Once again, governments are called to lead – alongside local Business Aviation actors – an organized and sustained growth in the region.
For instance, in DRC it is apparent that the government has scrapped the ‘15-year’ rule that it once applied, stipulating any new aircraft placed on the register could not be older than 15 years, Joubert highlights.
“The introduction of this rule proved counter-productive, as it only protected a few operators with older aircraft that were already in the country. It ultimately prevented new entrants with suitable budgets from registering an aircraft older than 15 years,” even if the aircraft was in excellent condition, Joubert shares.
So, for example, those with the opportunity to purchase a good quality Bombardier Challenger 604, were prevented from doing so (if they wished to place it on the DRC’s register) owing to the aircraft’s age. Since this rule is changing, however, the opportunities for potential jet owners are improved.
African BizAv Infrastructure & Growth Alignment
Weather you’re talking Business Aviation in Africa, or Scheduled Airlines, infrastructure is paramount to accommodating any potential increase in demand.
Africa has several regions with larger economies that can benefit from the increased utilization of private aviation. The East African region, (comprising of Kenya, Uganda, and Tanzania, among others) has larger economies, with regional and international interaction. Private aviation is well represented in the tourist market.
Yet, larger private jets would bring additional value to the region because it opens a window on non-stop travel to the Middle East and Europe. Today, most African private aviation aircraft are smaller jets and turboprop aircraft, even within the larger economies.
Furthermore, in several countries new oil investments are taking place, such as in Uganda, “where a new airport is currently being built to service the inevitable rise in demand of aviation activities,” notes Joubert. “While there are well established handling companies, dedicated VIP FBO facilities at key airports will enhance market opportunities.”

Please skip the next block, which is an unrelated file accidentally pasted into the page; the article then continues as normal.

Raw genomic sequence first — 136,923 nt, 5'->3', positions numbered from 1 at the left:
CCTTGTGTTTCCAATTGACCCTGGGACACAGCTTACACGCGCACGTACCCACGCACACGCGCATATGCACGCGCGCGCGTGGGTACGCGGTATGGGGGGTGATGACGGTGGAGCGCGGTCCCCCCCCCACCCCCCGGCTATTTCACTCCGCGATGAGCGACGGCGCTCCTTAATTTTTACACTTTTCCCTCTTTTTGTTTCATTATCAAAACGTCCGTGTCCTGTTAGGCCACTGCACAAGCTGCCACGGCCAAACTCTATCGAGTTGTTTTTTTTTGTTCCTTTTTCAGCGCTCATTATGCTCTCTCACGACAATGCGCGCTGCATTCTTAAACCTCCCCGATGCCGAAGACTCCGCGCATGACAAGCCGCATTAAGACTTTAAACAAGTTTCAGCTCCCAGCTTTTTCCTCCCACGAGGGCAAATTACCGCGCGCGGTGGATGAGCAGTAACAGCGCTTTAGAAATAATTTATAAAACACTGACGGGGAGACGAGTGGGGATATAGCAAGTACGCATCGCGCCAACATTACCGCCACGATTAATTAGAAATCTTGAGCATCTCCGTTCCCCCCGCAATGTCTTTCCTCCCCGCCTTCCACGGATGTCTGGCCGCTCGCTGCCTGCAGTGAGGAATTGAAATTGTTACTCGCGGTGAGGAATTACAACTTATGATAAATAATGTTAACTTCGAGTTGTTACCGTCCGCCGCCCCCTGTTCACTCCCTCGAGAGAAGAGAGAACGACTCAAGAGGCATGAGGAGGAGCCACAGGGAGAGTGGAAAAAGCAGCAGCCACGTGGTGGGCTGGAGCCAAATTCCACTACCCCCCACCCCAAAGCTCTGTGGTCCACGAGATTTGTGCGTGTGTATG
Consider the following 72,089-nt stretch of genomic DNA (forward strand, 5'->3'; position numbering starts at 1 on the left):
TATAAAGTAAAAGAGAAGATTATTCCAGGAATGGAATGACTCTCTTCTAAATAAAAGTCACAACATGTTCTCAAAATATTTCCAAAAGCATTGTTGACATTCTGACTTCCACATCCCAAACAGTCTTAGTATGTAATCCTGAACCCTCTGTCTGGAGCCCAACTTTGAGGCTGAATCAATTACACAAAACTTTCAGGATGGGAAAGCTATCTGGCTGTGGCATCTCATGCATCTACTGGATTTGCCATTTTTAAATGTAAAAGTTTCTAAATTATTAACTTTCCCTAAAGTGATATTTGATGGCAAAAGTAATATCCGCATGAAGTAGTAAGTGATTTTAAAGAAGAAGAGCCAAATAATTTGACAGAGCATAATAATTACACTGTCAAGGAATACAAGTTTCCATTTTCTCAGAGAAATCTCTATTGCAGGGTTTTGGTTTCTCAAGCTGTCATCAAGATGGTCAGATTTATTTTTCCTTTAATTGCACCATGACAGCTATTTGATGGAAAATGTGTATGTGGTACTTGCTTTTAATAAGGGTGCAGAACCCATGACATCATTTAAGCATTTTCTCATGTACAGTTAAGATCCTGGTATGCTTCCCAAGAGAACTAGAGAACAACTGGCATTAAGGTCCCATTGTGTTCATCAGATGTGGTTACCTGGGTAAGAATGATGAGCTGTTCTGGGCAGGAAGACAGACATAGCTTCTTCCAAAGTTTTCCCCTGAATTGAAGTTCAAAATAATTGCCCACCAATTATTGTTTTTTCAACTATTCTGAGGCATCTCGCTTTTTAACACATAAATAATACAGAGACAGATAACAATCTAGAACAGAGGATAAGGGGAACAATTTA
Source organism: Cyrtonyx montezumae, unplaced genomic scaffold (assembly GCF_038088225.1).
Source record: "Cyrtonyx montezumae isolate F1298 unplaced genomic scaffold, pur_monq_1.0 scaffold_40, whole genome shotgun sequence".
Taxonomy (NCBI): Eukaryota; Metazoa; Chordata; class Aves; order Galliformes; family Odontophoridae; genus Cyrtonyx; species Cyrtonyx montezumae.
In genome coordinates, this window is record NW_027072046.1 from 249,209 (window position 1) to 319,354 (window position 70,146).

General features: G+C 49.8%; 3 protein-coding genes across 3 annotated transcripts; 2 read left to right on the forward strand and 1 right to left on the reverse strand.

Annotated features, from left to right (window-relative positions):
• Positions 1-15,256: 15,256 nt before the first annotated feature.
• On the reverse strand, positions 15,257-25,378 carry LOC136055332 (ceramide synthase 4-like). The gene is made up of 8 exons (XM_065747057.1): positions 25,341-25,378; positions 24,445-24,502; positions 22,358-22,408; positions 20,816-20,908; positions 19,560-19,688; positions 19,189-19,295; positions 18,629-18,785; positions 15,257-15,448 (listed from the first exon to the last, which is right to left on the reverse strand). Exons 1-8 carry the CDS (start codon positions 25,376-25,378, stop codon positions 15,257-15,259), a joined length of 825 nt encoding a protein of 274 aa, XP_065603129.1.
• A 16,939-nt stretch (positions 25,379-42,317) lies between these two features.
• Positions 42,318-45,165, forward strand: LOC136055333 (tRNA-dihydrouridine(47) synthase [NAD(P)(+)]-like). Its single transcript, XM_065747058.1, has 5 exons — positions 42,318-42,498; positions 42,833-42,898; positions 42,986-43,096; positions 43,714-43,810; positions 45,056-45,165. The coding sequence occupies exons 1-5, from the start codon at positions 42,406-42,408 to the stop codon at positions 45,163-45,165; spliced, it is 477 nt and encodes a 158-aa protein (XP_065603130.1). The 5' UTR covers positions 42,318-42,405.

In West Africa, regions countries such as Ghana have discovered a renewed interest in the possibilities presented by Business Aviation, Joubert adds. “This trend has also appeared across the Gulf of Guinea as well as countries associated with substantial mining and oil activities, such as Sierra Leone and Liberia.”
Private aviation in Africa’s developing economies has plenty of growth potential if the industry finds a way to meet the rise of the commodity sector, which would inevitably drive an increase in demand.
There is an undeniable gap in Africa’s aviation need not currently being served by the Scheduled Airlines; a need that only Business Aviation can satisfy, ultimately, owing to the remote locations that need to be accessed. It will essentially be up to the governments and operators to find ways to meet that potential.
Moves like the one in which the DRC scrapped its ‘15-year’ rule are a good start, showcasing how the public and private sectors can align to shred ‘excess baggage’ that threatens the potential growth of the Business Aviation ecosystem in growing African economies.
But there remains plenty of work ahead to help actualize the potential of Business Aviation in many of the most promising African nations.